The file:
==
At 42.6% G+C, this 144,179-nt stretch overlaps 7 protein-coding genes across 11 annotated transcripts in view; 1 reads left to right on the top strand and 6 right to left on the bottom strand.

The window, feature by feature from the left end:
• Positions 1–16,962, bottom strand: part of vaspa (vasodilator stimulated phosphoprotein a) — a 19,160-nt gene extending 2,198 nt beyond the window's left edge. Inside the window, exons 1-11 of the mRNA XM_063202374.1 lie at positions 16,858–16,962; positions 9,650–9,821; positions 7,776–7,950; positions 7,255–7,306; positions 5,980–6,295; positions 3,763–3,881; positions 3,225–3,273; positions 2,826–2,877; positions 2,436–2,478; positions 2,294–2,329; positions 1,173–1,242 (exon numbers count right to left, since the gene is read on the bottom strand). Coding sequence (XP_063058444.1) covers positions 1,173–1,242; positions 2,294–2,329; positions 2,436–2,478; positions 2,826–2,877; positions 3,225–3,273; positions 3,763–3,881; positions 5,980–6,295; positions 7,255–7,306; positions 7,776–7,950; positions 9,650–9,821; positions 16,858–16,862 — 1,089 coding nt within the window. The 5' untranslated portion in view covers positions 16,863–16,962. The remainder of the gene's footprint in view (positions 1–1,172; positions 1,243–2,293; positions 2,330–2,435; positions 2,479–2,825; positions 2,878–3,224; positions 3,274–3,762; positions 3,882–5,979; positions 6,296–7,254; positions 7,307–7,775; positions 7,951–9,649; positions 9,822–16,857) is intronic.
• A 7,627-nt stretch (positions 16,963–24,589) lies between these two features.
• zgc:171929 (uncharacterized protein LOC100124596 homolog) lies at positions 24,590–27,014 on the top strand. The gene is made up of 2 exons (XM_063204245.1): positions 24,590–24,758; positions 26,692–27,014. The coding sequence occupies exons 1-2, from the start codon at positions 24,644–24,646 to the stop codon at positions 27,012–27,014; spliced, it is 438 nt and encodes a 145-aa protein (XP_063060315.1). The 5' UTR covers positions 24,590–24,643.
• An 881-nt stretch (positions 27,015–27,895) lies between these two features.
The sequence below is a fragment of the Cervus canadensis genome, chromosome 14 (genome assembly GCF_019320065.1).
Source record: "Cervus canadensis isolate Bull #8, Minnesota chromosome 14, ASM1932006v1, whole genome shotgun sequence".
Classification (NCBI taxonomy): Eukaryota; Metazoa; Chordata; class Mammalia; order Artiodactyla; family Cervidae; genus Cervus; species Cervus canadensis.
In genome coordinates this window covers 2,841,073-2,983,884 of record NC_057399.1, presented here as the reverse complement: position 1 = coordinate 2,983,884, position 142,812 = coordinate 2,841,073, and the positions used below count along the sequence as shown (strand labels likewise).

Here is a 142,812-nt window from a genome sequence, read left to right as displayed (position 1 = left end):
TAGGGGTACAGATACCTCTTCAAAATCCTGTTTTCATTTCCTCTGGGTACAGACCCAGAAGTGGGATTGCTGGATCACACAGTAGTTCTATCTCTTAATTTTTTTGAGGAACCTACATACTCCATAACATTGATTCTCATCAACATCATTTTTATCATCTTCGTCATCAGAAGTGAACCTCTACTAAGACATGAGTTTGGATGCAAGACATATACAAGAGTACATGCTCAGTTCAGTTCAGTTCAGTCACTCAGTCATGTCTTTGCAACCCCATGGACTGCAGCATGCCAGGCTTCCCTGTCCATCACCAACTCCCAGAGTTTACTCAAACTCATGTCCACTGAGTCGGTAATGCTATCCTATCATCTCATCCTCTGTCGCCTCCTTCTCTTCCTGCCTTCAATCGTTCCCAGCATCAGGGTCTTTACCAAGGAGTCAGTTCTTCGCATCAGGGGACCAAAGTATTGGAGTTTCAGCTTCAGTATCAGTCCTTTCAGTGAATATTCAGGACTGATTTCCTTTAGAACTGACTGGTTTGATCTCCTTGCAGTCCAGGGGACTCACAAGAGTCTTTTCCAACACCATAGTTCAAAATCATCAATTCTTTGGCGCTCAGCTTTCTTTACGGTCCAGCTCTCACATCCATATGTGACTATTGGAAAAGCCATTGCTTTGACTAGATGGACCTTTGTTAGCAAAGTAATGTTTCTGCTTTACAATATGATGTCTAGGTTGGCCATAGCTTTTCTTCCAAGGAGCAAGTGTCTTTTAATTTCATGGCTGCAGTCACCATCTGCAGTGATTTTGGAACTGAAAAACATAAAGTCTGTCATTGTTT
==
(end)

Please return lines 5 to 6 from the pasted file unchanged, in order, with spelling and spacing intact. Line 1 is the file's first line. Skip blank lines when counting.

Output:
• zgc:171929 (uncharacterized protein LOC100124596 homolog) lies at positions 24,590–27,014 on the top strand. The gene is made up of 2 exons (XM_063204245.1): positions 24,590–24,758; positions 26,692–27,014. The coding sequence occupies exons 1-2, from the start codon at positions 24,644–24,646 to the stop codon at positions 27,012–27,014; spliced, it is 438 nt and encodes a 145-aa protein (XP_063060315.1). The 5' UTR covers positions 24,590–24,643.
• An 881-nt stretch (positions 27,015–27,895) lies between these two features.